He Died with His Eyes Open (Factory Series #1)

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From a cult British author - a riveting, gruesome crime drama

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He Died with His Eyes Open (Factory Series #1)

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Overview

From a cult British author - a riveting, gruesome crime drama

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Editorial Reviews

Kirkus Reviews
A noir-drenched British import about a nameless cop chasing the killer of an unmourned victim. With a flat wallet and shabby clothes, it's clear that the corpse is a throwaway. Nobody cares except for a nameless detective sergeant in the London Metropolitan Police's Department of Unexplained Deaths, a place where lost souls sometimes get justice. The victim has two posthumous pieces of luck: The nameless cop is unusually smart, and he's famously obsessed. When the brutalized corpse is found half-buried in the shrubbery fronting the Word of God House, with all signs marking him as a derelict, Homicide wastes no time before delegating the case. In his patented, inexorable fashion, the sergeant goes to work, and four days later, the derelict has been unveiled as Charles Staniland, a writer who left behind a bonanza of pages and tapes, furnishing insights into a life that was often tortured and ultimately wasted. But Charlie's words and thoughts resonate with the man investigating his murder. He listens, reads, empathizes and finally acts in a way that has practically nothing to do with law enforcement and everything to do with retribution. Originally published in 1984 as the first of a series of six quintessentially bleak novels that faithfully evoke a world many sensitive souls will be pleased to avoid.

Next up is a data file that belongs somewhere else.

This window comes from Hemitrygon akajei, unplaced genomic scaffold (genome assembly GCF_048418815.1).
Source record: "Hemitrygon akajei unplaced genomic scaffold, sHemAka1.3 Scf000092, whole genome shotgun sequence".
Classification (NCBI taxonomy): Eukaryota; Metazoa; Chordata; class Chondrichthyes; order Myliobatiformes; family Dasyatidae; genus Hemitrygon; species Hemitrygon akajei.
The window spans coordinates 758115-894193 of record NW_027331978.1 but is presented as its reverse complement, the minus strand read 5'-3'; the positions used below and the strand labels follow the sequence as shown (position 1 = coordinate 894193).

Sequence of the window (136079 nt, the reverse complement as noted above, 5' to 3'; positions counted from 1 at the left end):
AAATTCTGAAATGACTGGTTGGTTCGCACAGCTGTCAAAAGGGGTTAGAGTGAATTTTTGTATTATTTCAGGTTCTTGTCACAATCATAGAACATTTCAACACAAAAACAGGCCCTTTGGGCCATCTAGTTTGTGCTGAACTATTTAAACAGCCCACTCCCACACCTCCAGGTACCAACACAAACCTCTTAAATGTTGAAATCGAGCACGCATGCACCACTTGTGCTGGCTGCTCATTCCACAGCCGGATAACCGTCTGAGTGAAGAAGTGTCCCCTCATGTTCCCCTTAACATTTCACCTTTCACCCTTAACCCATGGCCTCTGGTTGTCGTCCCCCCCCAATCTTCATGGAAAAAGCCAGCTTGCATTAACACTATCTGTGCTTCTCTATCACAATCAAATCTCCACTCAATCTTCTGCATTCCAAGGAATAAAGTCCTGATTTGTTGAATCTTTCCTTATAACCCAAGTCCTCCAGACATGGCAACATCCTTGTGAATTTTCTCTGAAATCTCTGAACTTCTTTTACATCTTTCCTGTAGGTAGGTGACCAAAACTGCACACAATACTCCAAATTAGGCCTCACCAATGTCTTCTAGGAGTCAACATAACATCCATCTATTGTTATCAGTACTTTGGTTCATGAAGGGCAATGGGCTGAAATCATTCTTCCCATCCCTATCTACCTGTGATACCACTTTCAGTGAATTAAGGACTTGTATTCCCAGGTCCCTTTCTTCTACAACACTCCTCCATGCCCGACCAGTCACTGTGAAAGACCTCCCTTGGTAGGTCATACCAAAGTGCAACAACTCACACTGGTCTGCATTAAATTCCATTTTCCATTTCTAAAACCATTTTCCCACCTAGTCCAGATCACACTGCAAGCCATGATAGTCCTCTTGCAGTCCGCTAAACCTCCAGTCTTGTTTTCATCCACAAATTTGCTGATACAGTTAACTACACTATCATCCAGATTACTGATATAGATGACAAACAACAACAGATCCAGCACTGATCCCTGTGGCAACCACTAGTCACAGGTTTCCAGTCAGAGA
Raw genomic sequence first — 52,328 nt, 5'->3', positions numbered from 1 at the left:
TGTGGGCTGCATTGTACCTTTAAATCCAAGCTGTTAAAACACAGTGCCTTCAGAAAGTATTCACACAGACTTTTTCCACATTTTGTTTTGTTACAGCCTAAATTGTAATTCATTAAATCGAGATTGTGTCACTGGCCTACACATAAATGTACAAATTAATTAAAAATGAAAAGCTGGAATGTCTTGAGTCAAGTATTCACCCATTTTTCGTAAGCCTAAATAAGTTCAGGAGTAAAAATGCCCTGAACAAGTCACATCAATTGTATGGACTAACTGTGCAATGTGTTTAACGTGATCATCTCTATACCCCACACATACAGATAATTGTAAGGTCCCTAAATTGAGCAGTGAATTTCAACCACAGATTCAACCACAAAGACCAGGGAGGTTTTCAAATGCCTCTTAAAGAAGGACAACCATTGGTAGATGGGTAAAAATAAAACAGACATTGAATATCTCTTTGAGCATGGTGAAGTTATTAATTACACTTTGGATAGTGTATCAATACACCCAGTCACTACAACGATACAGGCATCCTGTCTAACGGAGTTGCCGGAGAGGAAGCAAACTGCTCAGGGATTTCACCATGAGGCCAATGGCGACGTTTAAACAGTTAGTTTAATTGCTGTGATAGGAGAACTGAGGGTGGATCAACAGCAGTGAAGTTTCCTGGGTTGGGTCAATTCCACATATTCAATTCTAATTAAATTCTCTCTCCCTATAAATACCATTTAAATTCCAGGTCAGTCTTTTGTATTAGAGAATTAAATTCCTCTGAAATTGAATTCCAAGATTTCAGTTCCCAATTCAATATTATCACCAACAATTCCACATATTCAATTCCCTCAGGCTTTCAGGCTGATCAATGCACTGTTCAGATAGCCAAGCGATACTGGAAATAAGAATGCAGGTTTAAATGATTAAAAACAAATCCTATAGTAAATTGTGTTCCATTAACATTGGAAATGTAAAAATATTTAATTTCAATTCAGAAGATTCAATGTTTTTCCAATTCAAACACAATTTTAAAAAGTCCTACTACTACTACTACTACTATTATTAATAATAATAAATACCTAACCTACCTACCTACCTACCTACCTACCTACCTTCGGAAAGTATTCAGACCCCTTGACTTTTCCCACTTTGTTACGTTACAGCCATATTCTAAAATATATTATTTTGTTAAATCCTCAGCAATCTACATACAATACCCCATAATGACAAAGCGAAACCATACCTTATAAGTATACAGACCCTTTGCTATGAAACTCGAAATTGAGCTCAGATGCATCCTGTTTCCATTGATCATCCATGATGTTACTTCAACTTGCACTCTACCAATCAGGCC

From the Publisher
Praise for Derek Raymond's Factory Series

"Unrelenting existentialist noir—as if the most brutal of crime fictions had been recast by Sartre, Camus, or Ionesco while retaining something of the intimate wise-guy tone of Raymond Chandler and Dashiell Hammett."
—Joyce Carol Oates, The New York Review of Books

"It’s one of the darkest and most surrealistically hard-boiled things I’ve ever read. The detective is at least as scary as the murderers he’s chasing."
—William Gibson, bestselling author of Neuromancer

"There remains no finer writing—crime or otherwise —about the state of Britain."
—David Peace, author of "The Red Riding Quartet."